A WOMAN IN CHARGE: THE LIFE OF HILLARY RODHAM CLINTON
By Carl Bernstein
Alfred A. Knopf, 628 pages, $27.95
It’s the piety, stupid. Carl Bernstein’s mammoth new study of Hillary Clinton goes beyond the familiar theorizing about the gender politics of the New York Senator’s career, and instead homes in on her stolid Methodist enthusiasm for moral improvement. At key moments, Mr. Bernstein shows us a diligently observant Hillary, poring over passages in a small, well-thumbed Bible, underlining and pondering.
“Hillary’s faith is the link,” one of her former aides tells Mr. Bernstein. “It explains the missionary zeal with which she attacks her issues and goes after them, and why she’s done it for thirty years …. She’s not one of those people who’s out there doing the holy roller stuff. But that’s how she gets through it: some people go to shrinks, she does it by being a Methodist.” Another longtime friend of both Clintons observes: “With Bill, you felt he just wanted to be president, whereas Hillary had this religious zeal.”
And yet, as Hillary’s story unspools endlessly in the 628 pages of A Woman in Charge, the actual content of her religious beliefs seems only to grow fuzzier. With Don Jones, the charismatic youth-group leader of her Park Ridge, Ill., Methodist congregation, she encountered the socially engaged Protestant theologians Reinhold Niebuhr, Paul Tillich and Dietrich Bonhoeffer—an experience that helped pry her loose from the Goldwater conservatism of her father and her own activist youth. At Wellesley, and at Yale Law School, the frame of spiritual reference widened further, as she became a seeker after the same direct, transcendent experiences that haunted many of her youth-culture comrades in the 1960’s. When she delivered a student speech for her 1969 graduating class at Wellesley, she famously rebuked the commencement speaker, Massachusetts Senator Edward Brooke, a liberal Republican and the only black member of the Senate, for his go-slow reformist sentiments. “We are, all of us,” she told the Senator on behalf of her generation, “exploring a world that none of us understands and attempting to create within that uncertainty …. We’re searching for more immediate, ecstatic and penetrating modes of living.” Groovy.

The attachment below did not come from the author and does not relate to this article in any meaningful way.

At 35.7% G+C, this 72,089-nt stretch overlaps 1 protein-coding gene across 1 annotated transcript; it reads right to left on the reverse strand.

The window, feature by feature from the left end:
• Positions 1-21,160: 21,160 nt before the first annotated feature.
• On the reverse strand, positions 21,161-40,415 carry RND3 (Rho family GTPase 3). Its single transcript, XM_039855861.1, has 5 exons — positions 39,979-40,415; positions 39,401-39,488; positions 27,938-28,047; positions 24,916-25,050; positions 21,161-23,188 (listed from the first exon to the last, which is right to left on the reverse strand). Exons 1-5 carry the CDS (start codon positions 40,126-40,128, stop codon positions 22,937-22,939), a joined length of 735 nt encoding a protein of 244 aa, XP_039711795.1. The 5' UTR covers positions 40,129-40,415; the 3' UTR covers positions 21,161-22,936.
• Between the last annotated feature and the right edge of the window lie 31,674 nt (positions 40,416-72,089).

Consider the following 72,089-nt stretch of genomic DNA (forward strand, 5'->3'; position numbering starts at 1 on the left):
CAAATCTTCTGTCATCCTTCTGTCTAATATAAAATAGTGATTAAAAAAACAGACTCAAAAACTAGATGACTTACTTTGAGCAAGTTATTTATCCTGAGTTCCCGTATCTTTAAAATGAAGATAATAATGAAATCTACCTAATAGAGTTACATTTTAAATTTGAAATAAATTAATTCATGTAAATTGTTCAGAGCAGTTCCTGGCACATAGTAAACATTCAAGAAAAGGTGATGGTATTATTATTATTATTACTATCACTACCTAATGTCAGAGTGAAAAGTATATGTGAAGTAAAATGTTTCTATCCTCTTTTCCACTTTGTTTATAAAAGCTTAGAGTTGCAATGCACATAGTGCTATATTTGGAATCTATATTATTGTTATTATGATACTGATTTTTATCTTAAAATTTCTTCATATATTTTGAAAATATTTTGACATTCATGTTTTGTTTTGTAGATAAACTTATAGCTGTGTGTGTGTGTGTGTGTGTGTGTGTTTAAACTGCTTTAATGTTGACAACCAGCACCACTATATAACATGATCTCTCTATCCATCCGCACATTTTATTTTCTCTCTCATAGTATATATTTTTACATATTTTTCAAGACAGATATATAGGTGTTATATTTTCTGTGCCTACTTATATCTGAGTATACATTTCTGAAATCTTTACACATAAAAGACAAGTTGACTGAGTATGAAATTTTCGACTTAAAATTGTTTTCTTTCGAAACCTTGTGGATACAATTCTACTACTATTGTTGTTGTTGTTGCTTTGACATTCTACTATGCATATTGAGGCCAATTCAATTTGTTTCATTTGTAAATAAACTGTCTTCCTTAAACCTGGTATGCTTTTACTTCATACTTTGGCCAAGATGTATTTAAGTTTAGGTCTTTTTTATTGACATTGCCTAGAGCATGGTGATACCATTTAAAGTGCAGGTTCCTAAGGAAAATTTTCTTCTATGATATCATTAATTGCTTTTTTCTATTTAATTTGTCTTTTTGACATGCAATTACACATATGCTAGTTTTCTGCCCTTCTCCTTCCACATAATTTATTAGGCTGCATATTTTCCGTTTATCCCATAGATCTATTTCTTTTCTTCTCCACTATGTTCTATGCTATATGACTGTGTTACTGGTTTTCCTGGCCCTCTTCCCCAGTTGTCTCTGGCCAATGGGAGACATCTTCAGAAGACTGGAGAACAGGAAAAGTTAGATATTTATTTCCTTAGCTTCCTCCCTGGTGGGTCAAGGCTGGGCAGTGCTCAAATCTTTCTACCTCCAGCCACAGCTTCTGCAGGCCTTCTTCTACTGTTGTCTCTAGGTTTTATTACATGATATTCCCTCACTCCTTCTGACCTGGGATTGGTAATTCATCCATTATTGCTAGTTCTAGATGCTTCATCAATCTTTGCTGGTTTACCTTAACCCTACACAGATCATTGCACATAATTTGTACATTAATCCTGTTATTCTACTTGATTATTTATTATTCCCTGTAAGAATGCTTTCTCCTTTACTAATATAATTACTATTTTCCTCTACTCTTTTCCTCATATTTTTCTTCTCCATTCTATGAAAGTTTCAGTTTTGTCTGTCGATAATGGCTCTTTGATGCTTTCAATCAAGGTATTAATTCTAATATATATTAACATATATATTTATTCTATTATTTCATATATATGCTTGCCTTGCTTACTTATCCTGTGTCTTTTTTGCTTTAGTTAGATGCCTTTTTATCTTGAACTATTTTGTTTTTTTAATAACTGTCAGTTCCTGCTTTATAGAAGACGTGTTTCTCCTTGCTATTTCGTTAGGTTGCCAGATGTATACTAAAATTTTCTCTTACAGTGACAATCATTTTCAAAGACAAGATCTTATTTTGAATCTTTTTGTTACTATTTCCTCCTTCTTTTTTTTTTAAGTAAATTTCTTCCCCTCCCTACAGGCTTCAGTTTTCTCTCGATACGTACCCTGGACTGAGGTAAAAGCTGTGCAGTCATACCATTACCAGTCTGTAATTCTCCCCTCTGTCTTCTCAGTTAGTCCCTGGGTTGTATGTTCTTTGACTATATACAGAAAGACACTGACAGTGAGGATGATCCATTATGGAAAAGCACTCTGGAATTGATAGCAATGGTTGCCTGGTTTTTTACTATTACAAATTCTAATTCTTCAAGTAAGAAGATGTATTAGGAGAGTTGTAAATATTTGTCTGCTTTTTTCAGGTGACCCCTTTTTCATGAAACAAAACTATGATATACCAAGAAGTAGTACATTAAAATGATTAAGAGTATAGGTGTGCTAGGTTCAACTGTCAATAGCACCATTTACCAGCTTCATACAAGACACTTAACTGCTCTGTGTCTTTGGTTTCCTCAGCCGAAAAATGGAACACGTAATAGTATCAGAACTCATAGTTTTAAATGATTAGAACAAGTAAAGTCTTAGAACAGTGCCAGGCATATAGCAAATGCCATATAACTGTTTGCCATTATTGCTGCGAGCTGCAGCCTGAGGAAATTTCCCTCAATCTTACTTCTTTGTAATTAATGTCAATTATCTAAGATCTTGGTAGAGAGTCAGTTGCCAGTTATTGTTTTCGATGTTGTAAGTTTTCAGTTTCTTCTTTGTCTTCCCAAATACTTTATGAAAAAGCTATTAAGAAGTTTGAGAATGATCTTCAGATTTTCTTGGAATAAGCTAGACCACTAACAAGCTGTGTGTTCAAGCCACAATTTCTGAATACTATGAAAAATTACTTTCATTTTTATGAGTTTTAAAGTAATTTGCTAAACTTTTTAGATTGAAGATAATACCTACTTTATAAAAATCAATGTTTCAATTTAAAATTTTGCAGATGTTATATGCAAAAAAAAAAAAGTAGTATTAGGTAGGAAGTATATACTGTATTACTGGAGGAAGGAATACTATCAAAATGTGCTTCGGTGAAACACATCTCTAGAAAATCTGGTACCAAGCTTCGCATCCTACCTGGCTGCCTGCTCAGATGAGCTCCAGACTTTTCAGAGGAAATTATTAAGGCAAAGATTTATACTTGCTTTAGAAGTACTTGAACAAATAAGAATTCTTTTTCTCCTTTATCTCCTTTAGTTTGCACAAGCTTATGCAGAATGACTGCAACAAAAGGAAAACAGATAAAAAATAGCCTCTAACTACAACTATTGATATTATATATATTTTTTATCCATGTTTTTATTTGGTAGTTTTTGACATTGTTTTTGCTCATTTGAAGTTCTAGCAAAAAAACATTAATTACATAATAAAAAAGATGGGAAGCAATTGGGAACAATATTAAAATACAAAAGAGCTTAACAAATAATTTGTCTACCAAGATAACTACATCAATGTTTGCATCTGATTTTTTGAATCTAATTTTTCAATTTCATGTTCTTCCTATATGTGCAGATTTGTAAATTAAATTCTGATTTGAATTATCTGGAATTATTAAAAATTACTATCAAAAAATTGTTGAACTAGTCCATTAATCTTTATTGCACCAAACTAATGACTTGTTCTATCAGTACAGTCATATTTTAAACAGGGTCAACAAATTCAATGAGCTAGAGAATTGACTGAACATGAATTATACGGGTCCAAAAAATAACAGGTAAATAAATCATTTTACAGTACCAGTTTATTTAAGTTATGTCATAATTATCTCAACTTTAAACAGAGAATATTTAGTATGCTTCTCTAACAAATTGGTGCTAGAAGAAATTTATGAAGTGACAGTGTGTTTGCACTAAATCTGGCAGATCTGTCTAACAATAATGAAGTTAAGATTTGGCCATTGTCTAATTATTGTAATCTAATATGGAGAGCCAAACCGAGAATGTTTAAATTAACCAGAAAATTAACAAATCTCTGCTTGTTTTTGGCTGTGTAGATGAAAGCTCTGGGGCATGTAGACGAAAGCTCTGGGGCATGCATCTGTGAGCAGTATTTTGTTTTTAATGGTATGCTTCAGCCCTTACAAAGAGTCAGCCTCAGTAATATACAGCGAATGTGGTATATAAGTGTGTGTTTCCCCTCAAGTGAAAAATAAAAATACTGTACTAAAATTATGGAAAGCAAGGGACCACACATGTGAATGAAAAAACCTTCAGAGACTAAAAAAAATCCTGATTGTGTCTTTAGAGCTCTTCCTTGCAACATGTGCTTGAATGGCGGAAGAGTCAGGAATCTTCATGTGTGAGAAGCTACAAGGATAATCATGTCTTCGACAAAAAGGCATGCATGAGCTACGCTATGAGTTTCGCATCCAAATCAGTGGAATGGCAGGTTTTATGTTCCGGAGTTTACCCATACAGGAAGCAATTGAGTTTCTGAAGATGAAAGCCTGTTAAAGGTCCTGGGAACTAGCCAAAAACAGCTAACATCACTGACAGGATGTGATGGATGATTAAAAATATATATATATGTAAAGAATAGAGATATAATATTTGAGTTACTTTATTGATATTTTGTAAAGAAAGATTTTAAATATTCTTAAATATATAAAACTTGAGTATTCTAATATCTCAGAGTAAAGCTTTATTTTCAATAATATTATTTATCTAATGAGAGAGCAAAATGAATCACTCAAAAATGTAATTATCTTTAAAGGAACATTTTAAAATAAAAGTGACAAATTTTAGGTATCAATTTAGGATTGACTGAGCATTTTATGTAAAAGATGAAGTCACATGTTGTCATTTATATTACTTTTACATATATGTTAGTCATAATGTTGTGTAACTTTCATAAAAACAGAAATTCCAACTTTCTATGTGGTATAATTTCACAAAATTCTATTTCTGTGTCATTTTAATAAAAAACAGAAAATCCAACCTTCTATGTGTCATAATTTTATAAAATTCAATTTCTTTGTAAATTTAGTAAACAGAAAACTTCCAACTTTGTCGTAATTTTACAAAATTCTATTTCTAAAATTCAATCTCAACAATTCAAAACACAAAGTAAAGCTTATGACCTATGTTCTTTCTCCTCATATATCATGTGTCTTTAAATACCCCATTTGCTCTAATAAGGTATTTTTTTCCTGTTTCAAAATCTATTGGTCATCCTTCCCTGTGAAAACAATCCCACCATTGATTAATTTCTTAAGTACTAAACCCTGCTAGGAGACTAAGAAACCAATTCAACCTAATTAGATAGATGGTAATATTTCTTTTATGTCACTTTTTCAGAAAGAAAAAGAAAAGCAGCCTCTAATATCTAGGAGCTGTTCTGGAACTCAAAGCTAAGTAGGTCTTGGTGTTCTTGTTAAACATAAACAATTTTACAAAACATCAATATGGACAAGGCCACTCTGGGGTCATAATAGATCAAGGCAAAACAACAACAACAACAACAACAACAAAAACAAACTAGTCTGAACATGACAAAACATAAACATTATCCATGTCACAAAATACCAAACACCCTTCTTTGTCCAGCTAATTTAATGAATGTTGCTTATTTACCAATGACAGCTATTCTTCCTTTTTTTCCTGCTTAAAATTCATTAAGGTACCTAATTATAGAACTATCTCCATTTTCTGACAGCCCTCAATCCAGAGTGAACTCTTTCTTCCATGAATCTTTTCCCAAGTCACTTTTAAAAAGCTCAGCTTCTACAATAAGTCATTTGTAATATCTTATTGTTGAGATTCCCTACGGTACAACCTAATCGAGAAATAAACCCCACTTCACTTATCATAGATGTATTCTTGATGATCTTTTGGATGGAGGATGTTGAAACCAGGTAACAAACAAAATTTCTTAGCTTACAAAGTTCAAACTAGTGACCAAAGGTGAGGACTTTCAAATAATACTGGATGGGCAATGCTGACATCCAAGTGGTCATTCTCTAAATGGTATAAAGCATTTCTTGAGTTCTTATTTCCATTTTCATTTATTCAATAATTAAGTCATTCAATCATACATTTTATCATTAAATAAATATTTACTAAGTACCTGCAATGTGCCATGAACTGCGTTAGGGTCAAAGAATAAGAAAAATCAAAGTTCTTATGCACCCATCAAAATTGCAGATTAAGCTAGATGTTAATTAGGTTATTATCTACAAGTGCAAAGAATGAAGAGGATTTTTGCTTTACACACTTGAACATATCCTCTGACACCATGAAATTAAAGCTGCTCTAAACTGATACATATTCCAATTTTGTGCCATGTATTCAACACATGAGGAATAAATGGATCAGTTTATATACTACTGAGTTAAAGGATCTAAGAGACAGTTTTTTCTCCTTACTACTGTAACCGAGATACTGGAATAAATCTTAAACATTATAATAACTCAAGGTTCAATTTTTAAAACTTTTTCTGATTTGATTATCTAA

During Hillary and Bill’s rapid ascent, the substance of her faith seemed to take on the easily ridiculed, gooey New Age cast now associated with management retreats. There were the Renaissance Weekends amid well-heeled boomer seekers at the Hilton Head, S.C., resort. There were Hillary’s Camp David confabs with the spiritual-cum-motivational savants Jean Houston, Marianne Williamson and Tony Robbins. There was Hillary’s mercifully short-lived romance with Rabbi Michael Lerner and his “politics of meaning” (a man, I’m profoundly sorry to report, I once worked for).
This all came across, quite rightly, as a symptom of the Clintons’ terminal boomer narcissism—their well-documented penchant for attaching cosmic significance to passing fancies and pet campaign themes. But in Mr. Bernstein’s mostly admiring account, Hillary’s spiritual engagements set her apart from the pack, politically speaking—and apart, especially, from her often all-too-worldly spouse. “Through the years of their marriage, Hillary’s experiential openness would further delineate her capacity for personal growth and change,” Mr. Bernstein says with enthusiasm. And then ruefully: “As for Bill, only his political skills and judgments, as opposed to personal and emotional attributes, appeared to become more acute as he grew older.” The dichotomy seems even to extend to the couple’s taste in movies: Her favorite was the dreamy (and nothing if not transformational) Snow White; his, the guns-blazing Western-hero yarn High Noon.
Hillary’s New Age slogan for the couple’s joint enterprise, which Mr. Bernstein calls their “co-presidency”? The Journey.